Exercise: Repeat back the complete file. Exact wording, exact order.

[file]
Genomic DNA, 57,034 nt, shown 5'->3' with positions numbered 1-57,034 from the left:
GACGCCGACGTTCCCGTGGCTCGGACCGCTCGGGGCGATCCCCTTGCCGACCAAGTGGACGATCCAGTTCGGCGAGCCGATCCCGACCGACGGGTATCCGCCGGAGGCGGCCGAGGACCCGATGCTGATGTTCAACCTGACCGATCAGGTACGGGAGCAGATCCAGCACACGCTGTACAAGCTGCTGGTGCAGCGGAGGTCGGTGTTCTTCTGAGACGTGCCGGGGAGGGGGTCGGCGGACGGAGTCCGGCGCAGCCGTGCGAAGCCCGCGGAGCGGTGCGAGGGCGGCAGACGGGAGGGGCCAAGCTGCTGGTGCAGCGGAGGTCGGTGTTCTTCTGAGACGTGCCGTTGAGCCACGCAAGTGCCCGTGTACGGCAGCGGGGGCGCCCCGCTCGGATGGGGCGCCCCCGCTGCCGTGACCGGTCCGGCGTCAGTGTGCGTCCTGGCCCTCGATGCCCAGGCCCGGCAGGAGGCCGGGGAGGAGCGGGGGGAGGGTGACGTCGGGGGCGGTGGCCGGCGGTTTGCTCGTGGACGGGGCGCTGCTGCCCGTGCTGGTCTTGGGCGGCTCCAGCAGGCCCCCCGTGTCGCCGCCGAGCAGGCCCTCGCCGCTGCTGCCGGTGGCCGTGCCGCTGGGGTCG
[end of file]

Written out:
Genomic DNA, 57,034 nt, shown 5'->3' with positions numbered 1-57,034 from the left:
GACGCCGACGTTCCCGTGGCTCGGACCGCTCGGGGCGATCCCCTTGCCGACCAAGTGGACGATCCAGTTCGGCGAGCCGATCCCGACCGACGGGTATCCGCCGGAGGCGGCCGAGGACCCGATGCTGATGTTCAACCTGACCGATCAGGTACGGGAGCAGATCCAGCACACGCTGTACAAGCTGCTGGTGCAGCGGAGGTCGGTGTTCTTCTGAGACGTGCCGGGGAGGGGGTCGGCGGACGGAGTCCGGCGCAGCCGTGCGAAGCCCGCGGAGCGGTGCGAGGGCGGCAGACGGGAGGGGCCAAGCTGCTGGTGCAGCGGAGGTCGGTGTTCTTCTGAGACGTGCCGTTGAGCCACGCAAGTGCCCGTGTACGGCAGCGGGGGCGCCCCGCTCGGATGGGGCGCCCCCGCTGCCGTGACCGGTCCGGCGTCAGTGTGCGTCCTGGCCCTCGATGCCCAGGCCCGGCAGGAGGCCGGGGAGGAGCGGGGGGAGGGTGACGTCGGGGGCGGTGGCCGGCGGTTTGCTCGTGGACGGGGCGCTGCTGCCCGTGCTGGTCTTGGGCGGCTCCAGCAGGCCCCCCGTGTCGCCGCCGAGCAGGCCCTCGCCGCTGCTGCCGGTGGCCGTGCCGCTGGGGTCG